Yves Saint Laurent started his brand in 1962 after working at the house of Dior, where he was famously appointed head designer at young age 21. Many of fashion’s most iconic creations can be attributed to YSL, including the women’s tuxedo jacket, the high-fashion peacoat, and the shirt dress. In addition to iconic clothing, he was also among the first designers to feature non-white models. Yves stayed at the brand until his retirement in 2002. He died in June 2008.
Born in Rome in 1890 to an aristocratic mother and an intellectual father, Schiaparelli soon rebelled against the conventional life of the upper classes. Her desire for exploration and experimentation landed her in hot water as a teen, when she published a book of poems with decidedly sensual overtones. Her work deeply offended her parents, who punished her by placing her in a convent. Schiaparelli was so determined to escape from the nunnery that she initiated a hunger strike which resulted in her release. By her early twenties she had fled to London, where she could live under less scrutiny. Later, during a foray in New York, she joined with artist friends and they all made their way to Paris…
After working for renowned fashion house Nino Cerruti, he branched out on his own, delivering his first women’s wear collection in 1974. Armani’s designs were always influenced by menswear, and his immaculate tailoring and cutting gave his pieces a timeless air. He is famous for his deconstructed jackets, which feature a softer shoulder and a longer line.
“I love a woman, I love to judge how beautiful she is, how beautiful I can make her.” Here at KOKET we are as in love with women as Cavalli. This italian designer Roberto Cavalli presented his first collection in 1970 and came to be known for his lavishly printed and colored leatherwear and denim. In 1999, he introduced menswear and eyewear and followed with Cavalli Jeans (later renamed to Just Cavalli) in 2000.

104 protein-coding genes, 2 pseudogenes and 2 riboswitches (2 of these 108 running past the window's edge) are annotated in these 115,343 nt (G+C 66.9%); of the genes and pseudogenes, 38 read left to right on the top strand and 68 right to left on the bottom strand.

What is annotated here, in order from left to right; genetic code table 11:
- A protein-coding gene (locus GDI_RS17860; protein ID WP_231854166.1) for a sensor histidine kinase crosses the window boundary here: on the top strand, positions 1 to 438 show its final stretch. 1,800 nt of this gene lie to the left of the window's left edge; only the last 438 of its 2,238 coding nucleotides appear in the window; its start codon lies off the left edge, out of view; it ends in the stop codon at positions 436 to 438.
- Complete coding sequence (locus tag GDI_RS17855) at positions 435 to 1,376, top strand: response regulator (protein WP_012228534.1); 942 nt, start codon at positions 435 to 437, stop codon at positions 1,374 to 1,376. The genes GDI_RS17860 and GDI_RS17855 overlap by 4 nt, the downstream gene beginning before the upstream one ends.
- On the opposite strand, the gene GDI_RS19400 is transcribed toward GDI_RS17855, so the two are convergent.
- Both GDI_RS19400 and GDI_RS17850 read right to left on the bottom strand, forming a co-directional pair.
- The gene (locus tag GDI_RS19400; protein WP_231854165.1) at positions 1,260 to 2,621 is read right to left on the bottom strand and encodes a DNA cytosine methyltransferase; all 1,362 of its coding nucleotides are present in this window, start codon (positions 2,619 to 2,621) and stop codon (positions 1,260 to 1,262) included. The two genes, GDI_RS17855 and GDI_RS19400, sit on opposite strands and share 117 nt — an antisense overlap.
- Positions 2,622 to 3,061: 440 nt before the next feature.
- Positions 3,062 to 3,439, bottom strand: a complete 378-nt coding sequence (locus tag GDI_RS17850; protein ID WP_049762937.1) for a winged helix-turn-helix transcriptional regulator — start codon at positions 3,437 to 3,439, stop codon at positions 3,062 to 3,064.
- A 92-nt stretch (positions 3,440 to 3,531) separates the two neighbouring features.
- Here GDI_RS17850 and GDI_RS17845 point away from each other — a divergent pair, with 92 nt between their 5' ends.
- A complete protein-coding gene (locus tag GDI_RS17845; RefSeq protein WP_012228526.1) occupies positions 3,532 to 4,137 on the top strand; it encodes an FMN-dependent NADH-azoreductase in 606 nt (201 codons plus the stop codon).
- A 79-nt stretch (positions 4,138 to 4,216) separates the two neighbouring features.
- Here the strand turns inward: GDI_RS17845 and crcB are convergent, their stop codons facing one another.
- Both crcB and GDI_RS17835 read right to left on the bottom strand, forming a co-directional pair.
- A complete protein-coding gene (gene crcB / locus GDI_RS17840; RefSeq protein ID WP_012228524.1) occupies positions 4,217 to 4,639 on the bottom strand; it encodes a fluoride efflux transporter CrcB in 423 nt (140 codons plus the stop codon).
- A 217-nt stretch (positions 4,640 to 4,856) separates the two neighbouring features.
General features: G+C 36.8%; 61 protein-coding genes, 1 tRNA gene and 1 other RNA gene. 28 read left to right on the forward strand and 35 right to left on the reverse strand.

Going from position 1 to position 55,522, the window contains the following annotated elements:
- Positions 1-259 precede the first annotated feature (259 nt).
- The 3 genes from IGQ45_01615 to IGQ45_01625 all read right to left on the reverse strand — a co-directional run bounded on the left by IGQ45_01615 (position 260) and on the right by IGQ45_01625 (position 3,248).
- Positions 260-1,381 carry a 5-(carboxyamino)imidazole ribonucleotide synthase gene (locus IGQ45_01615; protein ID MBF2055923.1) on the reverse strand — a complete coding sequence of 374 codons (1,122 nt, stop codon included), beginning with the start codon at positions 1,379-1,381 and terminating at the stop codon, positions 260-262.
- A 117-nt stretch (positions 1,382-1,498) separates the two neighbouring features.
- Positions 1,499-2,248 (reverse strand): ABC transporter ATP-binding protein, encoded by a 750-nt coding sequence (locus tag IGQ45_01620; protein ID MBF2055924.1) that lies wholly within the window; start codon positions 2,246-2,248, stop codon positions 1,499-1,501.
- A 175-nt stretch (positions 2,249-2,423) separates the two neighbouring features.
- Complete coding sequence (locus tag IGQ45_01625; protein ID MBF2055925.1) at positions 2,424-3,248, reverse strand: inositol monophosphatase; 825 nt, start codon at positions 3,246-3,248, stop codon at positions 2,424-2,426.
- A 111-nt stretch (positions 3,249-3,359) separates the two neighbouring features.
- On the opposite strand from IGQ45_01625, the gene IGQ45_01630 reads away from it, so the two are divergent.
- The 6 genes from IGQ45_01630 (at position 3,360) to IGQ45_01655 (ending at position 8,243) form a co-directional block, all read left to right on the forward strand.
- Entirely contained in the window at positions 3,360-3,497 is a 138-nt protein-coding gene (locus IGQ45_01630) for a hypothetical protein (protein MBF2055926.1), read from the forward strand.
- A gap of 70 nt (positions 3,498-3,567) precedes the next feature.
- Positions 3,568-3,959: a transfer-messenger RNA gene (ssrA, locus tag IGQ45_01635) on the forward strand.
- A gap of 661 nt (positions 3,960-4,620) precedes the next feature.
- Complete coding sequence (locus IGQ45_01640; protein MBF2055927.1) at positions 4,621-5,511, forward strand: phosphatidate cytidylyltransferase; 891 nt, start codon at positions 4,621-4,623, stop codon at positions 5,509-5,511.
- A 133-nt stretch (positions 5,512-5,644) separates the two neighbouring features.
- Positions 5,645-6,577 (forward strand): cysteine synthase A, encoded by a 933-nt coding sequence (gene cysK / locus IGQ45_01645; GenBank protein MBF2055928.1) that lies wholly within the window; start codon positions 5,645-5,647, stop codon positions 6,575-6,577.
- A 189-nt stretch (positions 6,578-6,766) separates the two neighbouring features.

The ethnic Indian wear isn’t only for the Indians any longer. Wear your saree with an advanced turn, and wrap it like an outfit. Hotshot those bends in the styles that are shaking the slope, or bring back the old present day style of Mumtaz. Still insufficient? Toss in a coat, a harvest top, a tube, or anything that gets your favor, set up of the exhausting old pullover, and include a radical new, particular measurement to the conventional 9 yards. Include a belt. Make a flat out combination to possess the saree-clad look this year.
"A/W is always a moment for incredible outerwear, and this season it was no exception. For the most part, it was the bigger the better; oversized shapes, duvet dressing, blanket capes and more," says Elizabeth von der Goltz, Net-a-Porter global buying director. "Oversized cannot be mentioned without talking to the trench coat and the bigger the better with billowing sleeves at JW Anderson, cape draping at Burberry and classic maxi coats at Khaite. Big coats marked the opening of the Max Mara runway in blue, yellow and teal. Hot pink was the favourite at Jacquemus and Valentino, whose oversized silhouettes gave this typically feminine colour a masculine twist. And last but not least is the puffa jacket, which received an elegant update with a new reference to duvet dressing. Padding, quilting, floral embroidery and organza layering came from the likes of Margiela, Dries Van Noten and Toteme."
To start designing it is important to understand the construction techniques to create basic skirts, bodices, jackets and coats, sleeves, trousers and collars. It is the key elements that form Western dress. To create a three dimensional shape on the figure and illustrate contemporary fashion design should know basic garment cutting and fitting method. Also follow the two-dimensional planning of construction, fastenings, performance and movement.